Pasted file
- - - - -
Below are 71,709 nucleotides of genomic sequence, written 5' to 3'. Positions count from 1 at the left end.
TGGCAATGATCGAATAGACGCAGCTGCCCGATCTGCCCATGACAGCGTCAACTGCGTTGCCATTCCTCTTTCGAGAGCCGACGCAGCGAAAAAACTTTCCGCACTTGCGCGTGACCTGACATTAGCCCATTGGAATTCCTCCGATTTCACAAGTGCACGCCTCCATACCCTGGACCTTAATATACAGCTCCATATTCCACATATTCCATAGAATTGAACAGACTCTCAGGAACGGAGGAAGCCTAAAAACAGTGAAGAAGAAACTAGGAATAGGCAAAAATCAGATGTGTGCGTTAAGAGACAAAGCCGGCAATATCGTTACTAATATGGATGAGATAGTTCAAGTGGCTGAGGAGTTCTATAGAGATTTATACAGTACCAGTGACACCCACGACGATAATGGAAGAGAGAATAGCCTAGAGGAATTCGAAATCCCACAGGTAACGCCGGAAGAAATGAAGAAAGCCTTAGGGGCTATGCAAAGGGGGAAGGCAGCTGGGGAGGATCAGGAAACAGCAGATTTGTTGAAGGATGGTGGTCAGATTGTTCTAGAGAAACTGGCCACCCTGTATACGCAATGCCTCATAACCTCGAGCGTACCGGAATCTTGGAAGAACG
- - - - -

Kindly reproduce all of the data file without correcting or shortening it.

Below are 71,709 nucleotides of genomic sequence, written 5' to 3'. Positions count from 1 at the left end.
TGGCAATGATCGAATAGACGCAGCTGCCCGATCTGCCCATGACAGCGTCAACTGCGTTGCCATTCCTCTTTCGAGAGCCGACGCAGCGAAAAAACTTTCCGCACTTGCGCGTGACCTGACATTAGCCCATTGGAATTCCTCCGATTTCACAAGTGCACGCCTCCATACCCTGGACCTTAATATACAGCTCCATATTCCACATATTCCATAGAATTGAACAGACTCTCAGGAACGGAGGAAGCCTAAAAACAGTGAAGAAGAAACTAGGAATAGGCAAAAATCAGATGTGTGCGTTAAGAGACAAAGCCGGCAATATCGTTACTAATATGGATGAGATAGTTCAAGTGGCTGAGGAGTTCTATAGAGATTTATACAGTACCAGTGACACCCACGACGATAATGGAAGAGAGAATAGCCTAGAGGAATTCGAAATCCCACAGGTAACGCCGGAAGAAATGAAGAAAGCCTTAGGGGCTATGCAAAGGGGGAAGGCAGCTGGGGAGGATCAGGAAACAGCAGATTTGTTGAAGGATGGTGGTCAGATTGTTCTAGAGAAACTGGCCACCCTGTATACGCAATGCCTCATAACCTCGAGCGTACCGGAATCTTGGAAGAACG